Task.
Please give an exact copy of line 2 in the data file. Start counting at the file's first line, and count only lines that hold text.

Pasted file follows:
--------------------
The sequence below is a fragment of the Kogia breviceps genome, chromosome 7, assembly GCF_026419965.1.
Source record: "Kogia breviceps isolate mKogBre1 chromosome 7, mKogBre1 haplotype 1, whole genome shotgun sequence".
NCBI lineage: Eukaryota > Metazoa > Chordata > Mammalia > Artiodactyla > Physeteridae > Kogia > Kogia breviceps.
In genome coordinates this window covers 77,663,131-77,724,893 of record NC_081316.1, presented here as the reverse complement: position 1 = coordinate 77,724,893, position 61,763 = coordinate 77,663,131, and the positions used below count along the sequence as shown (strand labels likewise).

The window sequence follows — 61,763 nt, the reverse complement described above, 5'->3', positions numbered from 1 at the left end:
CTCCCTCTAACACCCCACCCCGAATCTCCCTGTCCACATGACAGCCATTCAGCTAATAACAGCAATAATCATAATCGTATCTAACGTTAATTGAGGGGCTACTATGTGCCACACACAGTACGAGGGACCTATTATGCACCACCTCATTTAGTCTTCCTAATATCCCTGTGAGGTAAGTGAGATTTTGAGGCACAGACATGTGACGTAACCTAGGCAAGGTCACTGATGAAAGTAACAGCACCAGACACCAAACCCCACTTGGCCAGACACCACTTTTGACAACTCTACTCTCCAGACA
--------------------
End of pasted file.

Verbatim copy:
Source record: "Kogia breviceps isolate mKogBre1 chromosome 7, mKogBre1 haplotype 1, whole genome shotgun sequence".